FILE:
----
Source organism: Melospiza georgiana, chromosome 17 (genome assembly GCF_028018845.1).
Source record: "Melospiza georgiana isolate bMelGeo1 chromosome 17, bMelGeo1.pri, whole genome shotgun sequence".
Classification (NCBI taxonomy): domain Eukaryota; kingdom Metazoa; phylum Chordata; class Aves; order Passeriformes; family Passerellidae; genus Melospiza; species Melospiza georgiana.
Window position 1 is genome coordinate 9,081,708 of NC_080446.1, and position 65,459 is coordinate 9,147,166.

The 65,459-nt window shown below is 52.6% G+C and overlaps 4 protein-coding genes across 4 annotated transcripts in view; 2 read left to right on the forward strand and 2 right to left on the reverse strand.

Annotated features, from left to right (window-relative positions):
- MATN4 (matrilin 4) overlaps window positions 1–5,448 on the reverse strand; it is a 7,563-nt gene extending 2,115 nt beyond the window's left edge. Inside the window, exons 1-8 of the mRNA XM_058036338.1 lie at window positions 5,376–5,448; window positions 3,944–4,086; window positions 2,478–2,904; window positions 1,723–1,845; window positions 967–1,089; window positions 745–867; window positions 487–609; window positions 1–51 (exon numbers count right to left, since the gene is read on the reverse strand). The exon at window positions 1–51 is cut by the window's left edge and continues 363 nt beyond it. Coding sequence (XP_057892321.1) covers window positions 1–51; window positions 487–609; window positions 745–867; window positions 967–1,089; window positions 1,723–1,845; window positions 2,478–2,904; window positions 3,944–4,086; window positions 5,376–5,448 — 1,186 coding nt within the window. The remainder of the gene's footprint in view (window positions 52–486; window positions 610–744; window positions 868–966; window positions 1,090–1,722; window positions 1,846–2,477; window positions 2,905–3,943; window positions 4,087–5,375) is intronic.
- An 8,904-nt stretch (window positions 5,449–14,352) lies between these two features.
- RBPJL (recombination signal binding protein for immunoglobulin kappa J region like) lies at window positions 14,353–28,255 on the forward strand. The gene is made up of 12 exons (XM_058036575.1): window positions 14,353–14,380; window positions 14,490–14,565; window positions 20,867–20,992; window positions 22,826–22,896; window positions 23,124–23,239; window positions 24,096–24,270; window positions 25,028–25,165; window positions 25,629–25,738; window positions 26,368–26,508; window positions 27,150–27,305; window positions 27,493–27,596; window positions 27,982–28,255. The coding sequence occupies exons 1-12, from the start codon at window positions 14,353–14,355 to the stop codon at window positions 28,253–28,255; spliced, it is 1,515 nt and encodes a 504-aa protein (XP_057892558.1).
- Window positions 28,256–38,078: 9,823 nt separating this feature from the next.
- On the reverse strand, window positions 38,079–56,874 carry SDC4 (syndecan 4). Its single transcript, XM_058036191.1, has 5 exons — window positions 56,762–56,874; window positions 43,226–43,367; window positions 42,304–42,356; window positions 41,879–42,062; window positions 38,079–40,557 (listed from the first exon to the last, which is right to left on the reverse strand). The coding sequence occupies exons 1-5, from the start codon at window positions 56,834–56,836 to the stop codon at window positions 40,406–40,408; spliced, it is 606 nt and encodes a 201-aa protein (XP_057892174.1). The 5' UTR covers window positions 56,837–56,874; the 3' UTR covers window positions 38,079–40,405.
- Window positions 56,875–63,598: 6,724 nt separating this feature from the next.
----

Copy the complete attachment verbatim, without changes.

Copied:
Source organism: Melospiza georgiana, chromosome 17 (genome assembly GCF_028018845.1).
Source record: "Melospiza georgiana isolate bMelGeo1 chromosome 17, bMelGeo1.pri, whole genome shotgun sequence".
Classification (NCBI taxonomy): domain Eukaryota; kingdom Metazoa; phylum Chordata; class Aves; order Passeriformes; family Passerellidae; genus Melospiza; species Melospiza georgiana.
Window position 1 is genome coordinate 9,081,708 of NC_080446.1, and position 65,459 is coordinate 9,147,166.

The 65,459-nt window shown below is 52.6% G+C and overlaps 4 protein-coding genes across 4 annotated transcripts in view; 2 read left to right on the forward strand and 2 right to left on the reverse strand.

Annotated features, from left to right (window-relative positions):
- MATN4 (matrilin 4) overlaps window positions 1–5,448 on the reverse strand; it is a 7,563-nt gene extending 2,115 nt beyond the window's left edge. Inside the window, exons 1-8 of the mRNA XM_058036338.1 lie at window positions 5,376–5,448; window positions 3,944–4,086; window positions 2,478–2,904; window positions 1,723–1,845; window positions 967–1,089; window positions 745–867; window positions 487–609; window positions 1–51 (exon numbers count right to left, since the gene is read on the reverse strand). The exon at window positions 1–51 is cut by the window's left edge and continues 363 nt beyond it. Coding sequence (XP_057892321.1) covers window positions 1–51; window positions 487–609; window positions 745–867; window positions 967–1,089; window positions 1,723–1,845; window positions 2,478–2,904; window positions 3,944–4,086; window positions 5,376–5,448 — 1,186 coding nt within the window. The remainder of the gene's footprint in view (window positions 52–486; window positions 610–744; window positions 868–966; window positions 1,090–1,722; window positions 1,846–2,477; window positions 2,905–3,943; window positions 4,087–5,375) is intronic.
- An 8,904-nt stretch (window positions 5,449–14,352) lies between these two features.
- RBPJL (recombination signal binding protein for immunoglobulin kappa J region like) lies at window positions 14,353–28,255 on the forward strand. The gene is made up of 12 exons (XM_058036575.1): window positions 14,353–14,380; window positions 14,490–14,565; window positions 20,867–20,992; window positions 22,826–22,896; window positions 23,124–23,239; window positions 24,096–24,270; window positions 25,028–25,165; window positions 25,629–25,738; window positions 26,368–26,508; window positions 27,150–27,305; window positions 27,493–27,596; window positions 27,982–28,255. The coding sequence occupies exons 1-12, from the start codon at window positions 14,353–14,355 to the stop codon at window positions 28,253–28,255; spliced, it is 1,515 nt and encodes a 504-aa protein (XP_057892558.1).
- Window positions 28,256–38,078: 9,823 nt separating this feature from the next.
- On the reverse strand, window positions 38,079–56,874 carry SDC4 (syndecan 4). Its single transcript, XM_058036191.1, has 5 exons — window positions 56,762–56,874; window positions 43,226–43,367; window positions 42,304–42,356; window positions 41,879–42,062; window positions 38,079–40,557 (listed from the first exon to the last, which is right to left on the reverse strand). The coding sequence occupies exons 1-5, from the start codon at window positions 56,834–56,836 to the stop codon at window positions 40,406–40,408; spliced, it is 606 nt and encodes a 201-aa protein (XP_057892174.1). The 5' UTR covers window positions 56,837–56,874; the 3' UTR covers window positions 38,079–40,405.
- Window positions 56,875–63,598: 6,724 nt separating this feature from the next.